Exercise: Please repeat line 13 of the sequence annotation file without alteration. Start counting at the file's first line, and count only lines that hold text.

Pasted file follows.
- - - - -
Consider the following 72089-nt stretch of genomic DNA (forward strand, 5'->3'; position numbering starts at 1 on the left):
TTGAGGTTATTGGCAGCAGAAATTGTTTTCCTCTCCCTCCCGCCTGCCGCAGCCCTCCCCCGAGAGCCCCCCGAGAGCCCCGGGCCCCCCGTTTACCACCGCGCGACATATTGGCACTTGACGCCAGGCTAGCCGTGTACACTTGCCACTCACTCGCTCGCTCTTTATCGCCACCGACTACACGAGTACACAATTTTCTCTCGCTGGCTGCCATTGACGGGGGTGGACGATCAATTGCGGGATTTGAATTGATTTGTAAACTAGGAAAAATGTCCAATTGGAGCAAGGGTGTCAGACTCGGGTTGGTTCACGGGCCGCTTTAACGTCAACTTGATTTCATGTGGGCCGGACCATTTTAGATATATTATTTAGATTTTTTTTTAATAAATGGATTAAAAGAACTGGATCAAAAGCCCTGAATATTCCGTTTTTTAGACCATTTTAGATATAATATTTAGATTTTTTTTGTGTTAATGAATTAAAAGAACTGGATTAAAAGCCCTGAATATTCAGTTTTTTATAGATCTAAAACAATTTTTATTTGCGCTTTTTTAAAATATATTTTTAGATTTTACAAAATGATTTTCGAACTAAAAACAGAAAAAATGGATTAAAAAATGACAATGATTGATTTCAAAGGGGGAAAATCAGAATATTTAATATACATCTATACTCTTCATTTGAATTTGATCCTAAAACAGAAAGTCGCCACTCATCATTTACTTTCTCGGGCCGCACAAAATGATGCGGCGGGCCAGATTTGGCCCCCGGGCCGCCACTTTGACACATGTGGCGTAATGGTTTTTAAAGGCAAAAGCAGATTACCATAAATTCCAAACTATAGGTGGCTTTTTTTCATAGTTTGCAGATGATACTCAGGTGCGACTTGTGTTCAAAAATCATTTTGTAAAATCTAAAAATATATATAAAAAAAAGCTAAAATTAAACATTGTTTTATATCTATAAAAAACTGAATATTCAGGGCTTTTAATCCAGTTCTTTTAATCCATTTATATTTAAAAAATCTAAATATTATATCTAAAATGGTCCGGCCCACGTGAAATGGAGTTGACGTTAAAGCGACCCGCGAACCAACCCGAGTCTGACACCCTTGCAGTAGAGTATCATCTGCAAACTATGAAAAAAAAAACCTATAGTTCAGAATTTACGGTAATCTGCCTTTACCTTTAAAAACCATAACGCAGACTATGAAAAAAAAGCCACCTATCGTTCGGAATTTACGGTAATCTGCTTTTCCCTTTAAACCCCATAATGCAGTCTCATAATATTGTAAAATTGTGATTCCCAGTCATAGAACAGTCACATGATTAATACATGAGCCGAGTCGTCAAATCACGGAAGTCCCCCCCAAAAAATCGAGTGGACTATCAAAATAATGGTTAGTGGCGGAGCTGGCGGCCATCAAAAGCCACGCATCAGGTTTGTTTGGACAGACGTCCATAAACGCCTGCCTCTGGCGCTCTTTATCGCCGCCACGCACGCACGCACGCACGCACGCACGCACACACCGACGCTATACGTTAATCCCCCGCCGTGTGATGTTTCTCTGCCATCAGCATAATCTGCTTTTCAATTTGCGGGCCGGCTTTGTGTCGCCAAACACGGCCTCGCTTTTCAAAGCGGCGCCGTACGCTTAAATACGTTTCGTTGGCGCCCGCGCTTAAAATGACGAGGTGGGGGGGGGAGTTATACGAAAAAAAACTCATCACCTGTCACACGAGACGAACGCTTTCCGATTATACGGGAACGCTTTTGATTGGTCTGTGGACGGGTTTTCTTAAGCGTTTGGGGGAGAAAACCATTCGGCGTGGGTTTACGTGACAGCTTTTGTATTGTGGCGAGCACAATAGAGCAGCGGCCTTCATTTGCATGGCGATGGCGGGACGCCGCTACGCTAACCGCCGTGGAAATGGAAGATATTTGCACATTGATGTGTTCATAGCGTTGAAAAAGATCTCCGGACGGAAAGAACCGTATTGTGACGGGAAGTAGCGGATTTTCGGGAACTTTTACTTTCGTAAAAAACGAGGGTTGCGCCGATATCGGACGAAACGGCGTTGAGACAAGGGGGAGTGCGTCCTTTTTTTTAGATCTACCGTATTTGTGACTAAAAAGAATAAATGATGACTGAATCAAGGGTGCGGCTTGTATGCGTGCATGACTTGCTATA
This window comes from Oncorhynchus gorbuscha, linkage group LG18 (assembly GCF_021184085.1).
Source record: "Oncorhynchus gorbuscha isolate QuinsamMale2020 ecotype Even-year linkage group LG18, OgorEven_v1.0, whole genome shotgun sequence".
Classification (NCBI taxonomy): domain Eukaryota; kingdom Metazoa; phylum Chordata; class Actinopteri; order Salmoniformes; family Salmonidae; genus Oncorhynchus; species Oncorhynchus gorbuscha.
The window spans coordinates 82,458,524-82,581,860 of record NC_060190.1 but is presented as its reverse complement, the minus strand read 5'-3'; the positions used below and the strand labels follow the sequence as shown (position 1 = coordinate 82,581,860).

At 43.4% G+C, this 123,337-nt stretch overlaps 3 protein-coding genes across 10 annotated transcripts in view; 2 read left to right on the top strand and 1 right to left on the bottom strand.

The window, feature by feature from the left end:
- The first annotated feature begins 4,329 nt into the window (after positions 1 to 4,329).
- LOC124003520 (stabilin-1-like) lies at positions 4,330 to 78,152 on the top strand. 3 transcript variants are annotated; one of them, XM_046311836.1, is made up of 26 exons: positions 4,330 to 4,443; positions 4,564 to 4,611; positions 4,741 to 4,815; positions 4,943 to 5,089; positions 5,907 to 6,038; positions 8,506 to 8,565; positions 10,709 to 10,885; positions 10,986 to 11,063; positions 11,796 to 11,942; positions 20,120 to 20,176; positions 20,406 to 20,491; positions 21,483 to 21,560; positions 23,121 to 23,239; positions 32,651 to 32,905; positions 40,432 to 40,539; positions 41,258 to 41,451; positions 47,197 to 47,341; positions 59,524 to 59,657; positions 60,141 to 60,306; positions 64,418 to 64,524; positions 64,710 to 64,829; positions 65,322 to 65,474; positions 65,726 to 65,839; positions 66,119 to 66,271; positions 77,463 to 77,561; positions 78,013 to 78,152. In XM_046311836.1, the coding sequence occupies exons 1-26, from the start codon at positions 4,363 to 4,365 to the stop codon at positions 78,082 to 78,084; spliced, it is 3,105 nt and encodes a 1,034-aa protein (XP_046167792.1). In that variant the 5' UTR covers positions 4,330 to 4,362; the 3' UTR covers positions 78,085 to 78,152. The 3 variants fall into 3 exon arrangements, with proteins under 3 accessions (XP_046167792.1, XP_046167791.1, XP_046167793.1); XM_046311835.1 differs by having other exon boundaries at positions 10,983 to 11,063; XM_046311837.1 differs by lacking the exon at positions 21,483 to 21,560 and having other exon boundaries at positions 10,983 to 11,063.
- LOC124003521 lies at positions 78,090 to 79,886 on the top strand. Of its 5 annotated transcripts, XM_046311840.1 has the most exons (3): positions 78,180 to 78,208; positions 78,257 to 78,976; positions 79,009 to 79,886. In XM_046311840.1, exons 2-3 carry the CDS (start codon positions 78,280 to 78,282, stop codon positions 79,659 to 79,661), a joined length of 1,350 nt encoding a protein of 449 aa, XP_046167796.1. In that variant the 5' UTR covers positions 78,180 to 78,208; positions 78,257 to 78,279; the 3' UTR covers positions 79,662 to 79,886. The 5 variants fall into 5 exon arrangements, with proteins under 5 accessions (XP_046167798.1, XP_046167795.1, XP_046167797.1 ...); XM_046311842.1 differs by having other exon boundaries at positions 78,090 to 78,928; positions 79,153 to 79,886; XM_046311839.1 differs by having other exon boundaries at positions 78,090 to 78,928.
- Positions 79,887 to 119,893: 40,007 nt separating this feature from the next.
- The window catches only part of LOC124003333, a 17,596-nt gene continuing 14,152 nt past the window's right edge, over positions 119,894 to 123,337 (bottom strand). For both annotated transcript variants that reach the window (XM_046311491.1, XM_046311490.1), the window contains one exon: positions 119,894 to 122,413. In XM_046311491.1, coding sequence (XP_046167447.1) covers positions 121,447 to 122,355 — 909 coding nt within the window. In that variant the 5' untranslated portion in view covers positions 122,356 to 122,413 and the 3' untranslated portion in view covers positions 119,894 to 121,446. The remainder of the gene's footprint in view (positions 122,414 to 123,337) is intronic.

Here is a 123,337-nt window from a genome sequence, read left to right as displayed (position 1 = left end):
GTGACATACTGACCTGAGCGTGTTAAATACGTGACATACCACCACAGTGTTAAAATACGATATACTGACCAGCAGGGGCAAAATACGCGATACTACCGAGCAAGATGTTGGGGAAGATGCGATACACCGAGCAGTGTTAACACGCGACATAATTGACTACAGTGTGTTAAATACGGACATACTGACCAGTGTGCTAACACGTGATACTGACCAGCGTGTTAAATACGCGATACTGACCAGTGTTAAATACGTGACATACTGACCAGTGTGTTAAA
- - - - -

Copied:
- The window catches only part of LOC124003333, a 17,596-nt gene continuing 14,152 nt past the window's right edge, over positions 119,894 to 123,337 (bottom strand). For both annotated transcript variants that reach the window (XM_046311491.1, XM_046311490.1), the window contains one exon: positions 119,894 to 122,413. In XM_046311491.1, coding sequence (XP_046167447.1) covers positions 121,447 to 122,355 — 909 coding nt within the window. In that variant the 5' untranslated portion in view covers positions 122,356 to 122,413 and the 3' untranslated portion in view covers positions 119,894 to 121,446. The remainder of the gene's footprint in view (positions 122,414 to 123,337) is intronic.